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How Solo Makes Room for One More Spinoff in a Galaxy Far, Far, Away

This amusing and exciting installment is a sufficient distraction while the anticipation among devotees builds for Episode IX next year.
By Todd Jorgenson |

Han Solo — spoiler alert — was killed off three Star Wars movies ago, in The Force Awakens. But in the world of mega-budget franchises, such a demise warrants not a eulogy, but rather a rebirth.

Thus the spinoff Solo, an origin story that answers some questions only the most ardent fans would care to ask. Still, this amusing and exciting installment is a sufficient appetizer while the anticipation among devotees builds for the ninth and final episode of the original series next year.

Alden Ehrenreich (Rules Don’t Apply) capably fills Harrison Ford’s iconic shoes by finding the right balance of charm and charisma as the intergalactic outlaw and smuggler.

As you’d expect, the film provides context to some key background elements in Han’s story, such as how he got his name, how he met his Wookiee sidekick Chewbacca (Joonas Suotamo) and rogue pilot Lando Calrissian (Donald Glover), how he developed his cocksure bravado, how he came to own the Millennium Falcon, and how he made the Kessel Run in less than 12 parsecs.

Those come within a story that sees Han’s loyalties torn while navigating a criminal underworld in which he’s separated then reunited with his girlfriend, Qi’ra (Emilia Clarke) and a cautiously forms an alliance with a mercenary (Woody Harrelson) for a round of adventure.

The screenplay co-written by Lawrence Kasdan (The Empire Strikes Back) mostly sticks to tried-and-true formula instead of venturing into anything radically new. However, any meaningful connections to the primary Star Wars films are mostly only hints, with few recognizable faces along the way.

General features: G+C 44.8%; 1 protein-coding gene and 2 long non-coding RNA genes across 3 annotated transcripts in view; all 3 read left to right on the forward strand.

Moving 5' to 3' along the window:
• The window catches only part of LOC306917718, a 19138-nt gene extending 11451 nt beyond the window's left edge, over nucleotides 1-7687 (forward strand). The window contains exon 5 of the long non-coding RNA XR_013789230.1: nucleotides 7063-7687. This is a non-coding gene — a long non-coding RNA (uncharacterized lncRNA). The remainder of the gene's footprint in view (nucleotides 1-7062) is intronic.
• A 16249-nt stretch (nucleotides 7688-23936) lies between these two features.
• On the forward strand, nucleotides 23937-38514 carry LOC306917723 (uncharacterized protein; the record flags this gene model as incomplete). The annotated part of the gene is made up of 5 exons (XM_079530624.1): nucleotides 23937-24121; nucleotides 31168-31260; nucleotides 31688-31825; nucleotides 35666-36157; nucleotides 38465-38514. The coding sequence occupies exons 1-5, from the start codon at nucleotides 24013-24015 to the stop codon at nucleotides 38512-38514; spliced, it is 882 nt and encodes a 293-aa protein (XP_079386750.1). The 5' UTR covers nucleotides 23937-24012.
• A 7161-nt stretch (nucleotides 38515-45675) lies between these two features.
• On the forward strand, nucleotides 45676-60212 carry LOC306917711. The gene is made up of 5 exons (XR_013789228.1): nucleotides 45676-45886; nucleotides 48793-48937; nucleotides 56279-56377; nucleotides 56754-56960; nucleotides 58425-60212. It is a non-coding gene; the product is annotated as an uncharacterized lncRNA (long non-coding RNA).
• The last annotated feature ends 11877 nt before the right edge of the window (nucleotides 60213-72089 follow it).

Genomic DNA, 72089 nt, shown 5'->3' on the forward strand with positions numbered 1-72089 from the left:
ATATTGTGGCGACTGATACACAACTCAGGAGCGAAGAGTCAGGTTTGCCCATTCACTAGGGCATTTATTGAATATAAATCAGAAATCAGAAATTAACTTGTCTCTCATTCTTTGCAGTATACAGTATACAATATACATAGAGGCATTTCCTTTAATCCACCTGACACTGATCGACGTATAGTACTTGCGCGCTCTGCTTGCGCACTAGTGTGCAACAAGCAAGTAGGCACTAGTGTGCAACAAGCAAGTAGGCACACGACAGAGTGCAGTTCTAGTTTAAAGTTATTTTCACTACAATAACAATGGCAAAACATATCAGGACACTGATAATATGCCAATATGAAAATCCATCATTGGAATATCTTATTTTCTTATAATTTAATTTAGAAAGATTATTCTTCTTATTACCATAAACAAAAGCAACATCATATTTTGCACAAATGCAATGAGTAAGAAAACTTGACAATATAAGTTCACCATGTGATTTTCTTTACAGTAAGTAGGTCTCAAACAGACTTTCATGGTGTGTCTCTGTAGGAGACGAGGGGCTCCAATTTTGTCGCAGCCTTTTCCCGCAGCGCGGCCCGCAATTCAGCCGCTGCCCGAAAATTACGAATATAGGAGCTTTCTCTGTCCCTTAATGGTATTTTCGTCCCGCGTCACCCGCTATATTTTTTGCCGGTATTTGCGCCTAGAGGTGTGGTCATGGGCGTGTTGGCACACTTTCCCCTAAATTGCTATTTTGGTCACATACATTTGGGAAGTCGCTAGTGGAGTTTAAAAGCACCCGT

Although the stakes don’t feel as high without the clearly delineated heroism and villainy of the Jedi and the Empire, things become seriously nostalgic once we’re riding with Han in the cockpit of the Falcon, eluding a pack of imperial tie fighters and a giant shapeshifting space creature while waiting for the hyperdrive to kick in.

Fortunately, there’s little evidence of the behind-the-scenes turmoil that led to the departure midway through production of original directors Phil Lord and Christopher Miller (The Lego Movie) in favor of veteran filmmaker Ron Howard, who oversaw extensive reshoots on a tight schedule.

Overall, it’s a film more concerned with visual spectacle than narrative intricacies, often detouring into extraneous subplots and eschewing character depth in favor of effects-driven chases, confrontations, and death-defying escapes. Yet those are minor quibbles, especially as the thrills and twists escalate in the final hour.

After all, Han would sarcastically tell you he deserves his own movie. While hardly a classic, Solo stays true to the mythology and gives its protagonist a worthwhile turn in the spotlight.

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